Autoimmune manifestations other than in the lung were present in 28 (60.9%) patients, with 12 of those patients (26.1%) having more than one autoimmune manifestation. Cytopenias were a common manifestation: immune thrombocytopenic purpura (ITP) in 18 patients (39.1%), autoimmune hemolytic anemia (AIHA) in 9 patients (19.6%), autoimmune neutropenia in 6 patients (13.0%), pancytopenia in 3 patients (6.5%), and red blood cell aplasia in 2 patients (4.3%). Many had more than one of these conditions, most commonly, AIHA and ITP. Other conditions included uveitis, severe aphthous ulcers, primary biliary cholangitis, and rheumatoid arthritis in one patient each. Twenty nine patients (63.0%) were observed to have lymphadenopathy, and the same number to have splenomegaly. Splenectomy had been done in 10 of these patients (21.7%). Nodular regenerative hyperplasia of the liver was noted in 7 patients (15.2%). Five of these patients (10.9%) developed a malignancy, with 4 (8.7%) developing a lymphoma. One other patient had ovarian cancer.

Unusual infections were identified in several of these patients: 5 patients (10.9%) had herpes zoster (caused by the varicella zoster virus), 1 patient (2.2%) had atypical mycobacteria lung infection, 1 patient (2.2%) had measles encephalitis, 1 patient (2.2%) had metapneumovirus infection, and 1 patient (2.2%) had Pseudomonas otitis complicated by Pseudomonas bacteremia.

Genetics

A gene mutation associated with or contributing to the patient's CVID phenotype was identified in 10 of the 31 subjects available for testing by whole-exome sequencing (32.3%); 3 patients (9.7%) had a CTLA4 mutation, 2 patients (6.5%) had an NFKB1 mutation, 2 patients (6.5%) had either one or two TACI (TNFRSF13B) mutations, and 1 each had a STAT3 mutation, KMT2D mutation, or a PIK3CD mutation (3.2%).

Treatment and Outcomes

Treatment modalities used in these subjects are outlined in Table 4. Seven patients (15.2%) required chronic oxygen supplementation, and 5 patients (10.9%) were diagnosed with pulmonary hypertension. Lung transplant had been done in 3 of the patients described here (6.5%); none are currently surviving (Table 5). Overall, 9 of these patients (19.6%) have died, with a median age of death of 49.0 years-old (range 27.0–70.0 years-old, standard deviation of 15.1 years).

TABLE 4
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Table 4. Treatment modalities used in the CVID patients with ILD in the study.

TABLE 5
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Table 5. Lung transplant characteristics in this cohort.

Discussion

We describe 46 patients with biopsy-characterized ILD in our cohort of 637 CVID patients, 7.2% of the cohort. As recently published, based on both radiologic studies and pathology, the overall frequency of ILD in our CVID cohort is 10.4% (15), similar to other reports in which the incidence ranges from 10 to 20% in CVID (16, 18, 23, 29). In this report, we focus on the subjects for whom a biopsy had been done to provide further pathology.

A study by Patel et al. on data from the Oxford Primary Immune Deficiencies Database evaluated lung biopsies from 16 CVID patients, recognizing the presence of lymphocytic infiltrations as the most common pattern. In the Oxford report, 5 of these patients were also evaluated with immuno-markers, showing T cell infiltrates in 4 patients and B cell infiltrates in one other individual (30). In contrast, analysis of the lung biopsy results in our group demonstrated granulomatous infiltration in more than half of our patients. The commonly used term of granulomatous-lymphocytic interstitial lung disease (GLILD) can be applied to these subjects. Lymphoid infiltrations were the second most prevalent condition, found in 20 patients.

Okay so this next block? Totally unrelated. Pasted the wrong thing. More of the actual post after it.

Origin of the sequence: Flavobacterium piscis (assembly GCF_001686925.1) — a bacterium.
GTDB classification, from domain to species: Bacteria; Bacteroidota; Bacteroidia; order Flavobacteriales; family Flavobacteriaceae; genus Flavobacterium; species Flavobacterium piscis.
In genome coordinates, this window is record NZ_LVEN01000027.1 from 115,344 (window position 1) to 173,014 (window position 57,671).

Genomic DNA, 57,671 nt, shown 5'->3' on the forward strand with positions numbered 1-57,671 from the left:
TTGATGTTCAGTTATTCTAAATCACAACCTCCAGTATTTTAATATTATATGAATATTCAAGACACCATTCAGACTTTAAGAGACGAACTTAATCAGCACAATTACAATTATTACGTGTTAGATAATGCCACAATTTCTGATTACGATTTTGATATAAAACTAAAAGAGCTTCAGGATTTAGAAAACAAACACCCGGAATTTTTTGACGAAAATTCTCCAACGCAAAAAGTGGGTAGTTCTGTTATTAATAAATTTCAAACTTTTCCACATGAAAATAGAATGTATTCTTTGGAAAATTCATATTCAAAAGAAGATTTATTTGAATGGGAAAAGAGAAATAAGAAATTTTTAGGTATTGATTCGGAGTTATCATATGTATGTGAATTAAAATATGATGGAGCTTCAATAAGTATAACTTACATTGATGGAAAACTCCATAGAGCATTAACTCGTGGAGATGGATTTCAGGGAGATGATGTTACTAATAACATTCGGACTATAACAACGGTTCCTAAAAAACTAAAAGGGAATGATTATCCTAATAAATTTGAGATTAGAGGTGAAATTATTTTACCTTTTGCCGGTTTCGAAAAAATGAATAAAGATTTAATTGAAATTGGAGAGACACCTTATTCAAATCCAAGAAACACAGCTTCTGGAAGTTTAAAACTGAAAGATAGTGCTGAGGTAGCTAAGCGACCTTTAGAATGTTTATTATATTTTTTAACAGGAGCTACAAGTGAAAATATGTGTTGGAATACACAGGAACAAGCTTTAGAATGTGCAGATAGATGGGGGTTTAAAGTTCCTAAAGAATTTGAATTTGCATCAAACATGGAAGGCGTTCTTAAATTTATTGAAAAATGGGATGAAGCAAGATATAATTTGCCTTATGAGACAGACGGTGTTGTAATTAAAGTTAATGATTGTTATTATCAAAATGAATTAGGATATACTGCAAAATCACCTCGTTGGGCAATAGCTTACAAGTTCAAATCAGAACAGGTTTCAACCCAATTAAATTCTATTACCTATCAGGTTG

Almost all patients had a description of numerous lung nodules from the radiologic perspective, and nearly two-thirds had mediastinal lymphadenopathy. More than one third had areas with ground-glass appearance. Only 2 patients had “granulomas” suggested on their CT report. As more than half of the patients had granulomas present in biopsies, it is clear that, from the CT perspective, this form of pathology would not be clarified by radiologic observations. As previously suggested (31), it is important not only to recognize specific CT patterns of ILD but also early lung abnormalities at a subclinical level. Not surprisingly, patients had impaired lung functions with reduced FEV1, FVC, TLC, and DLCO, all in line with a restrictive disease pattern previously described in similar cohorts (17).

In previous studies, B cell dysregulation has been associated with progression of ILD. Maglione et al. analyzed CVID patients with ILD treated with rituximab, noting that recurrence of lung disease was associated with an increase of B cell-activating factor (BAFF) in the peripheral blood; this could potentially lead to the B cell hyperplasia in the lung, with the development of germinal centers as one driver of lung damage in these patients (32). In the same paper, progression of ILD, as well as ILD recurrence post-rituximab, were also seen to be associated with increasingly elevated serum IgM, potentially a reflection of the increasing hyperplasia of local pulmonary B cell follicles (32). However, for the 46 biopsied subjects examined here, serum IgM was not different from 500 other subjects in this cohort without confirmed ILD.